My Lords, I had planned this afternoon to speak about the union, as so many noble Lords have already. But when I heard my noble friend Lord Forsyth speak so eloquently, as he normally does, and the maiden speech of my noble friend Lady Fraser of Craigmaddie, I changed my mind. I am also looking forward to the speech of my noble friend Lord Lang of Monkton, who was such a distinguished Secretary of State, and I congratulate the noble Baroness, Lady Merron, on a very fine and eloquent maiden speech.
All this led me to decide to speak on your Lordships’ House, and to make two particular points. I should also add, regarding the speech of the noble Lord, Lord Grocott—I am sorry that he is no longer in his place, but I shall make the point again when we debate his Bill—that those of us who stand in this House as elected hereditary Peers are waiting for stage 2 of reform when of course by-elections, and indeed hereditary Peers, will all go. So there is no need for him to have so much urgency on his Bill.
I first want to discuss the purpose of this House, which I believe is to revise and scrutinise, to debate great matters of the day and to be informed through our very good committee structure. Indeed, our role is best when we are complementing the House of Commons, rather than simply opposing it. Yet in recent years you can tell that we are increasingly becoming a House of opposition—a House that simply opposes.
The noble Baroness, Lady Hayter, said something with which I completely agree: a good Opposition should hold a Government to account. I am enormously in favour of that, and I am also in favour of the Government listening carefully to what your Lordships have to say. I am also very much in favour of Ministers being brought to the Dispatch Box and being obliged to answer questions. But it is now a cause for some celebration when the Government win a vote in the House of Lords.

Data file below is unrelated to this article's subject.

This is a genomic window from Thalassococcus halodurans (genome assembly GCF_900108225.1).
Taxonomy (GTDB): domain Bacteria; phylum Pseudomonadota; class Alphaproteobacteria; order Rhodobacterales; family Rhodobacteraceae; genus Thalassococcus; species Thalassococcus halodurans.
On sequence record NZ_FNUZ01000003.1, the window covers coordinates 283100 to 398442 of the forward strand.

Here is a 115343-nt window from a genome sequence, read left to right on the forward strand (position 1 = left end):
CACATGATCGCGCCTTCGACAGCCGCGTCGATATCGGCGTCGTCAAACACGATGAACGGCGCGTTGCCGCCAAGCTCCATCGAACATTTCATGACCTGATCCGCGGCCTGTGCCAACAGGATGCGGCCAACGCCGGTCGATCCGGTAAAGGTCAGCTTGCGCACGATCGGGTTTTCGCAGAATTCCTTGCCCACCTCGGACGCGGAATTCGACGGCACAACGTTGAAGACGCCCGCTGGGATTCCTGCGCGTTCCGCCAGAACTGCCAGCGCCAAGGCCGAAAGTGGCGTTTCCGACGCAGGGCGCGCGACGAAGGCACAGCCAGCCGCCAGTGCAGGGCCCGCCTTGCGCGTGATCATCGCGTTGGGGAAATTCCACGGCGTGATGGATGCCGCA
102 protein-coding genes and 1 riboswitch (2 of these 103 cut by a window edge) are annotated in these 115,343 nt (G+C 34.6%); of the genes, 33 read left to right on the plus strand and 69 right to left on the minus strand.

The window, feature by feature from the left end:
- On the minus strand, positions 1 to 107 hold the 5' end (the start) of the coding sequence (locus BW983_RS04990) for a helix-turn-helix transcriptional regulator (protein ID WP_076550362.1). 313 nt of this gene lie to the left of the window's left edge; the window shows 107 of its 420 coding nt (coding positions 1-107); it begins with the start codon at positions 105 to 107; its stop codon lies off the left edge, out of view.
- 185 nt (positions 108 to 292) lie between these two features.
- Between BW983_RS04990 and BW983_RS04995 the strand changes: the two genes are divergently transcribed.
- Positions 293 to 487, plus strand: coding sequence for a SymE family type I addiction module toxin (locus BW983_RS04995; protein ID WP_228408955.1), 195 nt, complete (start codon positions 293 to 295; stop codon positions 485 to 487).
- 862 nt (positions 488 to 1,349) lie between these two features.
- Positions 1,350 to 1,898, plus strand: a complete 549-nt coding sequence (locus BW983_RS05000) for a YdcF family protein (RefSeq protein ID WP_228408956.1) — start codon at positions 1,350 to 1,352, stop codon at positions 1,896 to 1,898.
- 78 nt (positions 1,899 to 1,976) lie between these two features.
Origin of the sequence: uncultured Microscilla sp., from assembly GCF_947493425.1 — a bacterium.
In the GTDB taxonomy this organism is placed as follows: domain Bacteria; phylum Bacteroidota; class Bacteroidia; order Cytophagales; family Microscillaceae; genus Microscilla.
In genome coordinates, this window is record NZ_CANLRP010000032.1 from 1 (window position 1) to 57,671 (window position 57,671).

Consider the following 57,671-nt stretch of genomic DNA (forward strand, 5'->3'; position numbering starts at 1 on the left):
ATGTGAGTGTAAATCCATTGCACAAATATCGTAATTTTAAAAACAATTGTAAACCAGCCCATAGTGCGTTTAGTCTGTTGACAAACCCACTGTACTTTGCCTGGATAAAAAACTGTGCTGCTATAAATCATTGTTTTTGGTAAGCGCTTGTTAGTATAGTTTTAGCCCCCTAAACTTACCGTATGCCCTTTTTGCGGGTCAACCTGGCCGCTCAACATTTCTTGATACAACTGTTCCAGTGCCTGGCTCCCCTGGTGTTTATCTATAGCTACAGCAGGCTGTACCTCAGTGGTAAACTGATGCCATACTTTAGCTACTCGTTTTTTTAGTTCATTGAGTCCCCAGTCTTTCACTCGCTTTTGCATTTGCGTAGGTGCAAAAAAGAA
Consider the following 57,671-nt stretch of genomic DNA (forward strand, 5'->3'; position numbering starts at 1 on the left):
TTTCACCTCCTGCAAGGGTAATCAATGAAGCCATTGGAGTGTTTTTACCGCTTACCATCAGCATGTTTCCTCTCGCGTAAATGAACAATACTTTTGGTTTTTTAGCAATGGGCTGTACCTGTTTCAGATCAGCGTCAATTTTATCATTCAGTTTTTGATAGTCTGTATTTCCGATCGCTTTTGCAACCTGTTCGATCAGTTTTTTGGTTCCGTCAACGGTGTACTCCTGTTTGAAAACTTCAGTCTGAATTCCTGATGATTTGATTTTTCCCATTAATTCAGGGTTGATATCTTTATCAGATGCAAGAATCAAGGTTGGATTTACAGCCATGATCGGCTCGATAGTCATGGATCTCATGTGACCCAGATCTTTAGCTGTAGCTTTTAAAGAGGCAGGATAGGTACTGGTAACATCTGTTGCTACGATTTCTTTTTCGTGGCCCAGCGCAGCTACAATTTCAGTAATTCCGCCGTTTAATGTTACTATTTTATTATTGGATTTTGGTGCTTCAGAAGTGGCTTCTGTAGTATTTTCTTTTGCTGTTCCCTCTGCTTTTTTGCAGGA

There is a complaint that the Government too rarely listen to your Lordships, but I contend that more amendments are accepted in Committee and by negotiation than by the blunt instrument of a vote to defeat the Government. In the last Session, which was the first of this Parliament, just after a winning general election and manifesto, the Government were defeated in over 55% of all votes. That is an average—on some Bills, they were defeated considerably more. It was some 96 occasions, which is a record, probably, since the 1970s. On this, you can hardly blame the Government wanting to add to the size of the Conservative Benches.
To those who complain about the size of the House, since January 2020, there have been 110 Divisions in which over 500 Peers have voted—we have never seen as many as 600 voting during that period. Apart from one, these votes were all done remotely. In the 20 years from 1999 to 2019, there were only 30 Divisions with over 500 Peers voting, and 18 of those were on Brexit. I cannot see that leading to a conclusion that the House is overcrowded.
Another interesting factor at play—this is my second point—is the role of the Cross Benches, who consistently vote against the Government. Take last month, April 2021: in only one vote out of 17 did the Cross Benches support the Government, and even then only just, by 38 to 30. Overall, the Cross Benches cast 1,016 votes against the Government and only 242 in favour.
I have to echo the late Lord Richard, who was Leader of the Opposition in the 1990s. At that time, he complained that the independent Cross-Benchers continually voted, independently, in favour of the Conservative Government. I think we can all agree that the exact opposite is true today. After such a consistent time of losing votes like this, the Government, it will surprise nobody to hear, will lose patience.
These are not problems of legislation; they are issues for your Lordships to consider about why we are all here, losing sight of what I believe the House is for. We should, of course, be confident in our role and our constitutional position as laid out by the noble Baroness, Lady Hayter, but as we carry out our voting duties I ask noble Lords to carefully remember that, often, less is more.